Most of the time, doctors can diagnose a child or adult with attention deficit hyperactivity disorder (ADHD) simply by observing his behavior in the office, and asking parents or spouses to describe his attention or behavior problems — when they started, where they occur, and so on.
But sometimes doctors have trouble making a definitive ADHD diagnosis. Maybe the symptoms don't precisely fit the profile of ADHD. Maybe mood swings and anxiety muddy the picture. Or perhaps the patient has been taking ADHD medication for a while and things have gotten worse instead of better. What now?
When the diagnosis is iffy, the usual approach is to order one or more additional standard diagnostic tests (see Diagnosing Difficult Cases). But, in part because these tests have their own limitations, a handful of ADHD docs have begun offering high-tech (and high-cost) diagnostic tests — notably a technique known as single photon emission computed tomography (SPECT) and quantitative electroencephalography (qEEG), which measures brain wave activity.
Can these tests really pinpoint the cause of a patient's behavioral and emotional problems, as their proponents claim? Can the tests predict the most effective treatment? Or are they, as many mainstream ADHD docs insist, a useful tool for research, but unproven as a means of diagnosing individual cases of ADHD?
SPECT and speculation
The neuroimaging technique that has aroused the most interest among those suspected of having ADHD is SPECT. This 20-minute test measures blood flow within the brain; it shows which brain regions are metabolically active ("hot") and which are quiescent ("cold") when an individual completes various tasks.
The procedure entails an injection of a radioactive isotope that is then picked up by the brain. This means exposure to a small amount of radiation — about the equivalent of an X ray. The patient lies motionless as a camera rotates around his head. Several scans may be required, at a cost that can top $1,000.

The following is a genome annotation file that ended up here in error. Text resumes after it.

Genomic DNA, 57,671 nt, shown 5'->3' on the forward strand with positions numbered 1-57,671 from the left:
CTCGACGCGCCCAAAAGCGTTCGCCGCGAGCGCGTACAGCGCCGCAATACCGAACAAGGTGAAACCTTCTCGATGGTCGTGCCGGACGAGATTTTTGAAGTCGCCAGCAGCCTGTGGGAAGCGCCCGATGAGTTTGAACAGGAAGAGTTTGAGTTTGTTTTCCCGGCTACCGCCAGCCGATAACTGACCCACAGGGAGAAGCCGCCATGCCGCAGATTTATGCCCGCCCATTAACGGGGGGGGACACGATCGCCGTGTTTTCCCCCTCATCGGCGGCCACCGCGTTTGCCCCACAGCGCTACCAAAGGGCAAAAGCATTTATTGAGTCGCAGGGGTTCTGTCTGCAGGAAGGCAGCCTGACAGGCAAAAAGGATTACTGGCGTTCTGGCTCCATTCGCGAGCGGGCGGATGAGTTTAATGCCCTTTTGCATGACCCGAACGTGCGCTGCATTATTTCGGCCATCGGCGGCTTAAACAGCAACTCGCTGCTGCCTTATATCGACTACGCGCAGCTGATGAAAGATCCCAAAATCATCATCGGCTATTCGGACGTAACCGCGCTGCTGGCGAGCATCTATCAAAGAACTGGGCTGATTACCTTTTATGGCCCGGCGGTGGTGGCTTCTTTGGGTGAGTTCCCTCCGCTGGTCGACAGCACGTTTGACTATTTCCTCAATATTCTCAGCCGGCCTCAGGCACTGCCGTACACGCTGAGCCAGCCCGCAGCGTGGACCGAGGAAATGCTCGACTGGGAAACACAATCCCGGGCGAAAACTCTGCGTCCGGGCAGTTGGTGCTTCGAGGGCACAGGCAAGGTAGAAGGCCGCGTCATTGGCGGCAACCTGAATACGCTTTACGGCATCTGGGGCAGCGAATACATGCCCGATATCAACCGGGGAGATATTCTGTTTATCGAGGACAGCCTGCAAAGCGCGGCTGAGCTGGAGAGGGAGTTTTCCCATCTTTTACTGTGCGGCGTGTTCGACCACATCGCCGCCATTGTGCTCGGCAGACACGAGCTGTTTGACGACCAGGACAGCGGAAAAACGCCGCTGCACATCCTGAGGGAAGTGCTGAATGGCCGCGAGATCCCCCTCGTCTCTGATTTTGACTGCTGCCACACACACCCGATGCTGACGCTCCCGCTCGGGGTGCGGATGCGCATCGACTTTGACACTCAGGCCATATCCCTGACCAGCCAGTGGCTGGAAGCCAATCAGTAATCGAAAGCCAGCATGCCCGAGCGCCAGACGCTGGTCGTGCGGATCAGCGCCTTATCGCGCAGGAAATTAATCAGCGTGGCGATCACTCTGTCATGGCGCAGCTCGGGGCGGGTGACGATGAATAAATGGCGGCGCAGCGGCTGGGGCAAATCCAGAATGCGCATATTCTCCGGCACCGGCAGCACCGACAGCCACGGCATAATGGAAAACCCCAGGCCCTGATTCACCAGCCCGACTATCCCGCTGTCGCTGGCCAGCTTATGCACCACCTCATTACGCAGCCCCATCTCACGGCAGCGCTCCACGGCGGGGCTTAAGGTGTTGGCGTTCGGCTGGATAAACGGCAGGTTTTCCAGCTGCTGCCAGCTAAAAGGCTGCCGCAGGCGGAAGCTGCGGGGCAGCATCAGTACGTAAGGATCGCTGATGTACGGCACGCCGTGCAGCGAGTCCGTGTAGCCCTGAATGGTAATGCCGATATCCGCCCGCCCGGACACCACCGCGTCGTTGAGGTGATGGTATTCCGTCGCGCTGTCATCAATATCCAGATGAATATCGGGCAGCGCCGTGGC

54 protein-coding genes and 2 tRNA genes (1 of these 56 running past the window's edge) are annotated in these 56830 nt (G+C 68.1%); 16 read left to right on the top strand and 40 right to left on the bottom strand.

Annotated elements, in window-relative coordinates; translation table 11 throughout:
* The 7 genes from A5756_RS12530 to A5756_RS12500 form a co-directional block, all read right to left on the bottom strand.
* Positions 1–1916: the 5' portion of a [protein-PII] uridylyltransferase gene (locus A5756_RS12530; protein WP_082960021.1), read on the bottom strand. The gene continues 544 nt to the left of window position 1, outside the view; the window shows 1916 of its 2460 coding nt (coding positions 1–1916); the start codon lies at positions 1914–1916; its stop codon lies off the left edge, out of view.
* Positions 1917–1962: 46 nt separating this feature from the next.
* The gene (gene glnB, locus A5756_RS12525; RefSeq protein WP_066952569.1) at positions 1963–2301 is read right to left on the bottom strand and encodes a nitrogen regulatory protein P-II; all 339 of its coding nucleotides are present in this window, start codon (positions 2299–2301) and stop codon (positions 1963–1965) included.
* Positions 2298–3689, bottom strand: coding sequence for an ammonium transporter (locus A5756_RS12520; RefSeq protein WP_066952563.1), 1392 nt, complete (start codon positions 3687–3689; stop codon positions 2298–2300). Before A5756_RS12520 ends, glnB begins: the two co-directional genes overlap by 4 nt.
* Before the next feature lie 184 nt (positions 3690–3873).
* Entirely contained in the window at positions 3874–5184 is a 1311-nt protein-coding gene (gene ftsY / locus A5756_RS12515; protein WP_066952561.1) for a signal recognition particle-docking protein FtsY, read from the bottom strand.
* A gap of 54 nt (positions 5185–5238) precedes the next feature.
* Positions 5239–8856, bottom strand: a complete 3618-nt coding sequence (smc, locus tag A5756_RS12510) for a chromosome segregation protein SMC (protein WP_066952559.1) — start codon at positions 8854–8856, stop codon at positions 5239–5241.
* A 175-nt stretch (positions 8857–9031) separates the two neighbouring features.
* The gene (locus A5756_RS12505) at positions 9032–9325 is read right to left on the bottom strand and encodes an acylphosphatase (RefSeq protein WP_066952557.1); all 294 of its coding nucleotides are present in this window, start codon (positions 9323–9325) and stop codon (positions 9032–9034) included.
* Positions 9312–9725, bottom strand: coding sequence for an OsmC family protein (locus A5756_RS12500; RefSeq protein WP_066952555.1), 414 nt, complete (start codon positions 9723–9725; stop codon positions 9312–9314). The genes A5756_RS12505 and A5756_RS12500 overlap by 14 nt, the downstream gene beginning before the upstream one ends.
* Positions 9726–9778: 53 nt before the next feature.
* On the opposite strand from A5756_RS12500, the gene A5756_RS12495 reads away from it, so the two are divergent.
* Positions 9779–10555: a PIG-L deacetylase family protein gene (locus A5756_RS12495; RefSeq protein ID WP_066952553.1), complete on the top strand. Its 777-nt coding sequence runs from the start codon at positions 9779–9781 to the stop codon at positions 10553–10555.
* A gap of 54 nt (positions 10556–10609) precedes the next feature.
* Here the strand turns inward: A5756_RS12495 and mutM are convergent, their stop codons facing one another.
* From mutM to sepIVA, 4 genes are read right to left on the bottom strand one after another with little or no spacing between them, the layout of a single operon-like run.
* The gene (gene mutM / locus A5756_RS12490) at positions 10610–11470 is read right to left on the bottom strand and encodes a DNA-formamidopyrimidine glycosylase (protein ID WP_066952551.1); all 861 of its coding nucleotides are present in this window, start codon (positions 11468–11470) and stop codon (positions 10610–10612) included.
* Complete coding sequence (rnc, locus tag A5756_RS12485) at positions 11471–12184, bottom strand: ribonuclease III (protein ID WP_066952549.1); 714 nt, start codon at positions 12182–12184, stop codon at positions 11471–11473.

SPECT has an outspoken advocate in psychiatrist Daniel Amen, M.D., of Newport Beach, California. Dr. Amen heads a group of four clinics, which, he says, have performed a total of 31,000 SPECT scans of people with various psychiatric problems.
"Neuroimaging doesn't give you a diagnosis," says Dr. Amen. "It's one part of a full evaluation that you have to put in the context of what goes on in a patient's life." Low activity in the prefrontal cortex is typical of ADHD, he says, but it can also occur with schizophrenia, dementia, and head injury. "You can't read these things blindly."
By providing information that is impossible to obtain from a simple clinical examination, Dr. Amen claims, "SPECT adds to the richness of the diagnosis and helps target treatment." The images are useful in a range of psychiatric and neurological disorders, not just ADHD, he says.
"No one with a simple problem comes to see us," Dr. Amen says. His average ADHD patient carries at least three other diagnoses — usually anxiety, bipolar disorder, conduct disorder, or depression. "Head trauma is much more common than people think. Forty percent of my patients have some sort of injury."